TED Conversations

Han Hua (Alan)

Student - B.E - Computer Engineering, TEDtoChina


This conversation is closed.

Can Theory of Evolution explain the existence of salmon fish? If it can't, does God exist?

A friend of mine ask me this question.

Look up salmon fish as a nitrogen pump. Weathering from rain will only 1-way wash nitrogen compounds downwards to the sea. Nitrogen is necessary for vegetation to grow. That is the basis for fertilizers. If all of the nitrogen are washed away, there will not be life in the mountains.

This is where a very special type of fish, the salmon, are designed, not for its own benefit, but for the benefit of life on the planet, to spend 3-5 years in the deep ocean eating proteins, which contain nitrogen in the amino acids. Then, like a pre-programmed guided vehicle, all the salmons remember to return to their birthplace high in the mountain streams, to breed and to die. 100% of them will never go back to the sea again. The nitrogen in their proteins will be eaten, and the bears will shit in the deep forests, and that is how nitrogen is replaced so we have life and forests in the mountains.

Question is evolution cannot explain this development of a very special fish, because there is no survival advantage for the salmon to return so high in the mountains. The benefit is for the planet. So is there a Power actually control the universe, like God?

You may refer to some materials:


Showing single comment thread. View the full conversation.

  • thumb
    Dec 20 2011: Let me first start with this: Salmons do not fixate nitrogen (id est, they don't take nitrogen from the atmosphere and turn it to a biological useful form). That role is played by plants and specific types of bacteria. Salmons do eat protein, they need it (as we all do) to survive, but in that cycle, they are just as you and me, another link in the chain rather than the starting point.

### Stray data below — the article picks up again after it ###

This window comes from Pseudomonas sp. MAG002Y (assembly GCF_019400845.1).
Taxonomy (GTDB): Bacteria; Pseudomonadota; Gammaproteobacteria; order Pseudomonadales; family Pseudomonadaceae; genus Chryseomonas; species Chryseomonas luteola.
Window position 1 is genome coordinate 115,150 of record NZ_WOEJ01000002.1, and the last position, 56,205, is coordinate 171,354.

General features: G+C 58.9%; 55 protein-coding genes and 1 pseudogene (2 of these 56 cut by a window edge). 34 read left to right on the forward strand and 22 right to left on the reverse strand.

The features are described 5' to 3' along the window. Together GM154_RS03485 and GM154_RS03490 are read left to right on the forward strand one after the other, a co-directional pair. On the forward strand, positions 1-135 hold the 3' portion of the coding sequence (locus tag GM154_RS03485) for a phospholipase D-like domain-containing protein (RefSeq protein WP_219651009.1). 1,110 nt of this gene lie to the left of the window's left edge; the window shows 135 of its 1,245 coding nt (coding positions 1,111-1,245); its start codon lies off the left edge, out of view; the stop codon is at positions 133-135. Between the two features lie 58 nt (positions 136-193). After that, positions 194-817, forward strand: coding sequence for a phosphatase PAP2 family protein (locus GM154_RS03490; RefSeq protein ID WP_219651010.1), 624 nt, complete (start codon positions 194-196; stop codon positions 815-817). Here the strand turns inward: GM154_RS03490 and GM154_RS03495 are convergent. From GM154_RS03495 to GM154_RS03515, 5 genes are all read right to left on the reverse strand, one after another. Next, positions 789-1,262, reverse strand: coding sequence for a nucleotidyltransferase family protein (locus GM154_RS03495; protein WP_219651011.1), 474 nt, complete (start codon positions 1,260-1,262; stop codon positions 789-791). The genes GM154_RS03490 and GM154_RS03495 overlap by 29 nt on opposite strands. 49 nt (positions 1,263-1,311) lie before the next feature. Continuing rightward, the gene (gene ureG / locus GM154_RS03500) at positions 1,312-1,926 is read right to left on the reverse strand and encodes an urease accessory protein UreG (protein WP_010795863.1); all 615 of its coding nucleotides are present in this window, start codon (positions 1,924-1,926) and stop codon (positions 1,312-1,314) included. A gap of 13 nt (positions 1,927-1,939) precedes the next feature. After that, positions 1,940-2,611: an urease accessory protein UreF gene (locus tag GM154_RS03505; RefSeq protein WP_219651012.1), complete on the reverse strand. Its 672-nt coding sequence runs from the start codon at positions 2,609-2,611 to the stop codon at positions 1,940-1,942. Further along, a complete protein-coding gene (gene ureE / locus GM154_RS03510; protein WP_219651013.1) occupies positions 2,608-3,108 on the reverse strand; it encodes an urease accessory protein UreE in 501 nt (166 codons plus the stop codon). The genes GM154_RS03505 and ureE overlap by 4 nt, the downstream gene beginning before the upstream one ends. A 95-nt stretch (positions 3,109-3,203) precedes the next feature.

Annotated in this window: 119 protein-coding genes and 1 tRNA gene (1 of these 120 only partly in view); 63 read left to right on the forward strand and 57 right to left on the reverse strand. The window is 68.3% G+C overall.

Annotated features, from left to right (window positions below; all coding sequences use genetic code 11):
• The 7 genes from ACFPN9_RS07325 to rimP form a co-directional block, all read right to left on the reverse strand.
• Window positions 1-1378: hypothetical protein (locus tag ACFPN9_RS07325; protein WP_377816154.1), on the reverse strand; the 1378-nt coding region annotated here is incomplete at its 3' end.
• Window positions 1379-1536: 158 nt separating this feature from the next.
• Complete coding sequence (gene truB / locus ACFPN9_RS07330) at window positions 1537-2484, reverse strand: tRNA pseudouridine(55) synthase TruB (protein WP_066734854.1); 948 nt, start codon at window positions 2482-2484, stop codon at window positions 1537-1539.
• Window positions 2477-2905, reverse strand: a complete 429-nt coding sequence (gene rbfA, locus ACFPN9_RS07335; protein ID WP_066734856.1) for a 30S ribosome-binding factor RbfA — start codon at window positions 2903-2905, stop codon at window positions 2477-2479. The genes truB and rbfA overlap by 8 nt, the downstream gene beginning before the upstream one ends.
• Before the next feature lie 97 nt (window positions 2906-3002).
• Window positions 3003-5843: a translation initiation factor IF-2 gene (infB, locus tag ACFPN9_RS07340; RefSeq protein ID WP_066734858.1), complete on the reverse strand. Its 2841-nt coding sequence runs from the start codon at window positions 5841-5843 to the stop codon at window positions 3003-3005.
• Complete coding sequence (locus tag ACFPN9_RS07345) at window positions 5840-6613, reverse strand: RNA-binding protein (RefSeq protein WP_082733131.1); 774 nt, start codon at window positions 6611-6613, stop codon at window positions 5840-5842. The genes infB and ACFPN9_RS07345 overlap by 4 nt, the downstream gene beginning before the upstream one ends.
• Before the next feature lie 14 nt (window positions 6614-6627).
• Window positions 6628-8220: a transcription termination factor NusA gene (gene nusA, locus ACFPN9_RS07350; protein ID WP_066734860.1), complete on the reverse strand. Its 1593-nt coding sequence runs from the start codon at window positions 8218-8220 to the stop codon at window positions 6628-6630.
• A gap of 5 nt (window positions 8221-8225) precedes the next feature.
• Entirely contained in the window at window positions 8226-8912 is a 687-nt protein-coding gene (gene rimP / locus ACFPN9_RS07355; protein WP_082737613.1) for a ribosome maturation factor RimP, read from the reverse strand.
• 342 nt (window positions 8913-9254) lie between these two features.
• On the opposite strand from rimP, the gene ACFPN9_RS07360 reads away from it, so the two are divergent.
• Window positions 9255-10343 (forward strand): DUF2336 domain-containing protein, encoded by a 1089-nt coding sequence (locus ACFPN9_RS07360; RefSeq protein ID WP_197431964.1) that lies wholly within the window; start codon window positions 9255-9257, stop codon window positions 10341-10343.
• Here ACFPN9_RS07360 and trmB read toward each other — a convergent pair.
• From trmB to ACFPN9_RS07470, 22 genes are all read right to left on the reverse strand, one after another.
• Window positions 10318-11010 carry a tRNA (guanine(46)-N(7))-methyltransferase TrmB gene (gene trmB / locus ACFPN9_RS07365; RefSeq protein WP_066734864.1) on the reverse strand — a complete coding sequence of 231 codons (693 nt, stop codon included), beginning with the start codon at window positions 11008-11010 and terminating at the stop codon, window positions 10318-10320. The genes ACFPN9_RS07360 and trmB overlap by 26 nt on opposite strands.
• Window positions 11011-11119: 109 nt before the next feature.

Now, your friend is thinking of evolution and natural selection, as forces acting on individual organisms, while the reality is that they operate on populations: Salmons go upstream because they need to procreate in specific places. In that sense, the "traveling upstream" gene (or genes) may not represent survival advantage for a specific salmon, but it does represent suvival advantage to the species. If it weren't, then salmon population would decrease to zero eventually.
    • thumb
      Dec 21 2011: I do not see in Alan's question where he says salmon fixate nitrogen.
      I wonder why you seem to have missed the point about salmon's profoundly important role in the distribution of nitrogen.

      Edit Effects of Salmon-Derived Nitrogen on Riparian Forest Growth and Implications for Stream Productivity (Citations: 92)
      BibTeX | EndNote | RefWorks Download

      James M. Helfield, Robert J. Naiman
      Anadromous Pacific salmon (Oncorhynchus spp.) transport marine-derived nitrogen (MDN) to the rivers in which they reproduce. Isotopic analyses indicate that trees and shrubs near spawning streams derive ;22-24% of their foliar nitrogen (N) from spawn- ing salmon. As a consequence of this nutrient subsidy, growth rates are significantly in- creased in Sitka spruce (Picea sitchensis) near spawning streams. As riparian forests affect the quality of instream habitat through shading, sediment and nutrient filtration, and pro- duction of large woody debris (LWD), this fertilization process serves not only to enhance riparian production, but may also act as a positive feedback mechanism by which salmon- borne nutrients improve spawning and rearing habitat for subsequent salmon generations and maintain the long-term productivity of river corridors along the Pacific coast of North America.
      Journal: Ecology - ECOLOGY , vol. 82, no. 9, pp. 2403-2409, 2001
      DOI: 10.2307/2679924

      Cumulative Annual

      View Publication
      The following links allow you to view full publications. These links are maintained by other sources not affiliated with Microsoft Academic Search.

      ( www.bioweb.uncc.edu )

      ( fire.biol.wwu.edu )

      ( www.fish.washington.edu )

      ( www.jstor.org )

      ( www.esajournals.org )

      More ยป
      Citation Context (2)
      ...Several studies have used analysis of stable isotope ratios to demonstrate that nitrogen (N) derived from the carcasses of salmon is found in the foliage of riparian plants (Bilby et
    • thumb
      Dec 26 2011: Hi Edward,

      Thank you very much for your materials and objectivity.
      Actually in America, China and some other places, a lot of dams were built on streams. After that, environments upstream go worse and worse.

      Just as you said,although salmon contributes part of nitrogen, it still plays an important role.

Showing single comment thread. View the full conversation.